Death of an immense French baritone, 95

The family of Gabriel Bacquier has announced his passing:

C’est avec une infinie tristesse que nous nous associons à Sylvie Oussenko-Bacquier pour vous annoncer le décès de Gabriel Bacquier, légende de l’opéra, ce matin, mercredi 13 [ ] 2020, dans sa quatre-vingt-seizième année à son domicile à Lestre, Manche. Il restera à jamais dans nos cœurs et cela fut une chance immense que d’avoir pu le côtoyer ces dernières années…

He would have turned 96 at the weekend.

Bacquier was a star in Brussels and Paris long before he was brought to America as the High Priest in Samson et Dalila- Chicago in 1962 and the Met two years later. He was reinvited to the Met for 18 successive seasons, unprecedented for a Frenchman.

He made numerous recordings.

 

 

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  • A great singer and an absolutely fantastic actor. The man was full of fun, was delightful. Rest in peace. – a long very worthwhile life.

  • A wonderfully characterful singer.

    Memorable as Fra Melitone on the classic recording of La Forza with Domingo, Leontyne Price, Milnes and Levine.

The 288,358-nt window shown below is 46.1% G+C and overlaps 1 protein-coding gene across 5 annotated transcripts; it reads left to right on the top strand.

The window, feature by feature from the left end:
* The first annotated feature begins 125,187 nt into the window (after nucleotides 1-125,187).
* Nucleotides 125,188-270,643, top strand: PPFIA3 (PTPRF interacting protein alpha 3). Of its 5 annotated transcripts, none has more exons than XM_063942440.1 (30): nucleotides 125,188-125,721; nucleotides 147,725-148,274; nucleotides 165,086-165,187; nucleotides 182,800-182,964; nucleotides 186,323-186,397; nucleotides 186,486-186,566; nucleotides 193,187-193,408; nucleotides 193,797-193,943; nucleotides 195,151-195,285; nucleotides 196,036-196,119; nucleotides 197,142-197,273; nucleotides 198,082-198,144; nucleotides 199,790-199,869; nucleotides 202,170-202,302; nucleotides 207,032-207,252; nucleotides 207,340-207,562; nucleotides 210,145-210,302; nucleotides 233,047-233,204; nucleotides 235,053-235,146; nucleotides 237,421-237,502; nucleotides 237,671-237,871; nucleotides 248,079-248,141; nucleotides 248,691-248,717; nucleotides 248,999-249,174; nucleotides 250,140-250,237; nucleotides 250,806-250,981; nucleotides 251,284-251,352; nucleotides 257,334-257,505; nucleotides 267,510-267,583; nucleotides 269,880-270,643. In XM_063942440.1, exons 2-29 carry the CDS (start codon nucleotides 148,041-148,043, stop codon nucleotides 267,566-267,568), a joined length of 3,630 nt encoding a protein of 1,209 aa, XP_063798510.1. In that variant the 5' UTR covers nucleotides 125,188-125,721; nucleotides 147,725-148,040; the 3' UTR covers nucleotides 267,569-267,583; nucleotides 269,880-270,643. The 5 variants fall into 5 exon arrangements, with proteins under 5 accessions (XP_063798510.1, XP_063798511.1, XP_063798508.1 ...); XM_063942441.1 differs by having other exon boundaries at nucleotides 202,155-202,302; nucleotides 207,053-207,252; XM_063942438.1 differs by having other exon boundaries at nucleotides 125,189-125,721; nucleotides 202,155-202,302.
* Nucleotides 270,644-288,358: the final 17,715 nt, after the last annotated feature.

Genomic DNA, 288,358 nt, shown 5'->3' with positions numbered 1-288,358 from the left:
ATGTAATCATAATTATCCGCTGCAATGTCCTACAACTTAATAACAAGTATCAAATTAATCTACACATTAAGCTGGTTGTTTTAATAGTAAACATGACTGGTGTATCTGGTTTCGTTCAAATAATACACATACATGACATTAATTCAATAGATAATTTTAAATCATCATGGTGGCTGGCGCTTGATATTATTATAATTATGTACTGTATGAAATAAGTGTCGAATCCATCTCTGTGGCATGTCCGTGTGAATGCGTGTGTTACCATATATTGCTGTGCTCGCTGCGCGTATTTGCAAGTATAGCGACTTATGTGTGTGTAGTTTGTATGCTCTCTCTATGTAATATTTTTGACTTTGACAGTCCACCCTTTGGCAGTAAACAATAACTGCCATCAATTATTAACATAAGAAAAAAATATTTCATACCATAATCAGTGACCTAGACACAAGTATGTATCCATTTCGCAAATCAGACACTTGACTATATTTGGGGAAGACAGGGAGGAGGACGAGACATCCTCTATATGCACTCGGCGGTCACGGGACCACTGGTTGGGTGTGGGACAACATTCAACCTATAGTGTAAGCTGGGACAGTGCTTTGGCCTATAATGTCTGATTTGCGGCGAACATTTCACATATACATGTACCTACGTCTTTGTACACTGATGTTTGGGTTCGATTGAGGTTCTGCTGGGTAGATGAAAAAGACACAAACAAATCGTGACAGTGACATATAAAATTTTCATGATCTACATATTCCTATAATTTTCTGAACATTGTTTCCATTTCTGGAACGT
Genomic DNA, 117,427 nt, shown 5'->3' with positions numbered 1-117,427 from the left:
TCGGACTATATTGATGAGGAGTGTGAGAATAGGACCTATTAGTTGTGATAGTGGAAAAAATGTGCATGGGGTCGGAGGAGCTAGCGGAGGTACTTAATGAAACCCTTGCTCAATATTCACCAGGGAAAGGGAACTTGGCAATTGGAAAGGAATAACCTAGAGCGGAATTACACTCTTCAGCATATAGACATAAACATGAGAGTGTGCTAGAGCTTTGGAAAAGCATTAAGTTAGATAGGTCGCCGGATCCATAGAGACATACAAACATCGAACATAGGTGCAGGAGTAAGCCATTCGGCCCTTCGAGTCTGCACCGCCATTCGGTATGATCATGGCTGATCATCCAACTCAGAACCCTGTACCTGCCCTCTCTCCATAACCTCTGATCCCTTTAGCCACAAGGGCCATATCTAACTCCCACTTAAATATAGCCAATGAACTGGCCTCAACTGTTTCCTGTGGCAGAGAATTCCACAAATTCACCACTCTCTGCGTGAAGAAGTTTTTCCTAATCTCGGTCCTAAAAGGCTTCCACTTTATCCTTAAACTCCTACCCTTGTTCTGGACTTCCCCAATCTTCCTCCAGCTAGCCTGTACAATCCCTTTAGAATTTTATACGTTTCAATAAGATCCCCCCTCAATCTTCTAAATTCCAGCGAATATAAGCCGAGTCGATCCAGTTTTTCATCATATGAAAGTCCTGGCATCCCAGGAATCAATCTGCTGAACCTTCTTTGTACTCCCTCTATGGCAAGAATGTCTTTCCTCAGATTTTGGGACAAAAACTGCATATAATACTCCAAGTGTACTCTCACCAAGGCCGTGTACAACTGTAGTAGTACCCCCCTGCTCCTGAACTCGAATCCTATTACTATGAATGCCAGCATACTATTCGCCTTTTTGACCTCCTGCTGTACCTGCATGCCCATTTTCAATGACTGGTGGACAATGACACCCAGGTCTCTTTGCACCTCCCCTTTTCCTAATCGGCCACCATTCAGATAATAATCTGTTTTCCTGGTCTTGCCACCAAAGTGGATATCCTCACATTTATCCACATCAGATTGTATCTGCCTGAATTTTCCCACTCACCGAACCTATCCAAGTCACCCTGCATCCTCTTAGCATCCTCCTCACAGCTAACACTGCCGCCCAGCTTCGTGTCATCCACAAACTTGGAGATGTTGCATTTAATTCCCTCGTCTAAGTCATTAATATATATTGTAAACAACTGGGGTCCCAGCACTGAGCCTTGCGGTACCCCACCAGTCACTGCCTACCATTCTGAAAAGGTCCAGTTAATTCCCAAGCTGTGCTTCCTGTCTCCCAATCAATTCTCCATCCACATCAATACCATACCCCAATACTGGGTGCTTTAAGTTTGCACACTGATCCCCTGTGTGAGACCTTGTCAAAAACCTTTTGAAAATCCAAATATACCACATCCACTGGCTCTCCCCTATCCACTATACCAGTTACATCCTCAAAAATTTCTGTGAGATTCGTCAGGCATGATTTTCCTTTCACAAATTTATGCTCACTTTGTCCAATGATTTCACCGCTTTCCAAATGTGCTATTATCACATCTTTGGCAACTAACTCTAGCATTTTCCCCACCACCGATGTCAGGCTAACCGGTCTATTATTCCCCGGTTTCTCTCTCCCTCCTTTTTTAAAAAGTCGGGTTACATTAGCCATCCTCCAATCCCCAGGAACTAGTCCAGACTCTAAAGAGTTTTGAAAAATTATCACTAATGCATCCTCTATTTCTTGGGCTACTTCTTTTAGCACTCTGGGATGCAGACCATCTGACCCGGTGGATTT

Was also an interesting Iago on an underrated recording of Otello with Cossutta, Margaret Price and Solti.

  • I had the great good luck to see him not long after moving to Paris, in Gianni Schicchi at the Salle Favart. A wonderful singer with heaps of stage presence.

  • Gabriel Bacquier was an incomparable singing-actor, as evidenced by his four, differentiated portrayals in the “adversary” roles of Offenbach’s Les Contes d’Hoffmann, a truly remarkable feat.

    My personal favorite recording of his is the 1974 Cosi conducted by Georg Solti, in which his Don Alfonso is perfectly matched with Jane Berbié’s Despina. Led by Pilar Lorengar’s Fiordiligi and Teresa Berganza’s Dorabella, this is Mozart’s ensemble masterpiece delivered by a fine ensemble of singers who were either appropriately young or in their prime. The performance is electric and, as one might expect, full of Mediterranean sunshine and élan. Just listen to “Soave sia il vento” sung by Lorengar, Berganza and Bacquier – it is almost too lovely.

  • I only heard him once and it was in Chicago. It was a performance of the Elixir of Love. The other principal singers were Alferado Kraus and Judith Blegan. What a performance!

  • A great artist who fortunately left behind an important legacy. One less known fact about him is the fact that he even sang tenor roles! For example, in a production of Enescu’s Oedipe at La Monnaie in 1956 he sang the role of the Shepherd! Later, of course, he recorded the role of Tiresias in Lawrence Foster’s seminal recording of the work. Likewise, he sang the tenor role of Achiles in Offenbach’s La Belle Helene, and later he recorded the role of Agamemnon under Plasson.

    May he rest in peace.

  • Very funny (and beautifully sung) Leporello in Solti’s Don Giovanni recording from 1970s.

    Seemed like one of those singers who was incapable of singing anything badly.